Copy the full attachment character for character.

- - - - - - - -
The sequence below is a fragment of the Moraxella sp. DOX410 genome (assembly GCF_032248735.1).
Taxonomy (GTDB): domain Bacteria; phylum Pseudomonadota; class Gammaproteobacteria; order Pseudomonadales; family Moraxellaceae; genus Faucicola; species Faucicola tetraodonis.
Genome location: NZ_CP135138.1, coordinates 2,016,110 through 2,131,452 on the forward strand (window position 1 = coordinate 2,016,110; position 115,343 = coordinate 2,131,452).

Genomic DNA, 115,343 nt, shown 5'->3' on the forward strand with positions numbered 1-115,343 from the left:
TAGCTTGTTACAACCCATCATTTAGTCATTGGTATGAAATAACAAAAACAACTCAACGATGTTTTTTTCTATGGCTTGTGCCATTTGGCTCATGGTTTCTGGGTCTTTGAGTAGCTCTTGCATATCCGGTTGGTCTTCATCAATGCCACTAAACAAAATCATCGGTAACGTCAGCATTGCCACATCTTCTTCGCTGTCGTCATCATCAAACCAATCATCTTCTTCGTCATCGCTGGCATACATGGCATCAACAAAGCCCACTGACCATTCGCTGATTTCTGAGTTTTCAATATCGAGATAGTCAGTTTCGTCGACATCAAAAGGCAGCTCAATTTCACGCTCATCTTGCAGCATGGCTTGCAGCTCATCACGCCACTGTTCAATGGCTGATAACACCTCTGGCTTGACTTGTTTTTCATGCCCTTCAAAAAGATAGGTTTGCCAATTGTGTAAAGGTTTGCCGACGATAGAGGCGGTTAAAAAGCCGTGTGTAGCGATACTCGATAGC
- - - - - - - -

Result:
The sequence below is a fragment of the Moraxella sp. DOX410 genome (assembly GCF_032248735.1).
Taxonomy (GTDB): domain Bacteria; phylum Pseudomonadota; class Gammaproteobacteria; order Pseudomonadales; family Moraxellaceae; genus Faucicola; species Faucicola tetraodonis.
Genome location: NZ_CP135138.1, coordinates 2,016,110 through 2,131,452 on the forward strand (window position 1 = coordinate 2,016,110; position 115,343 = coordinate 2,131,452).

Genomic DNA, 115,343 nt, shown 5'->3' on the forward strand with positions numbered 1-115,343 from the left:
TAGCTTGTTACAACCCATCATTTAGTCATTGGTATGAAATAACAAAAACAACTCAACGATGTTTTTTTCTATGGCTTGTGCCATTTGGCTCATGGTTTCTGGGTCTTTGAGTAGCTCTTGCATATCCGGTTGGTCTTCATCAATGCCACTAAACAAAATCATCGGTAACGTCAGCATTGCCACATCTTCTTCGCTGTCGTCATCATCAAACCAATCATCTTCTTCGTCATCGCTGGCATACATGGCATCAACAAAGCCCACTGACCATTCGCTGATTTCTGAGTTTTCAATATCGAGATAGTCAGTTTCGTCGACATCAAAAGGCAGCTCAATTTCACGCTCATCTTGCAGCATGGCTTGCAGCTCATCACGCCACTGTTCAATGGCTGATAACACCTCTGGCTTGACTTGTTTTTCATGCCCTTCAAAAAGATAGGTTTGCCAATTGTGTAAAGGTTTGCCGACGATAGAGGCGGTTAAAAAGCCGTGTGTAGCGATACTCGATAGC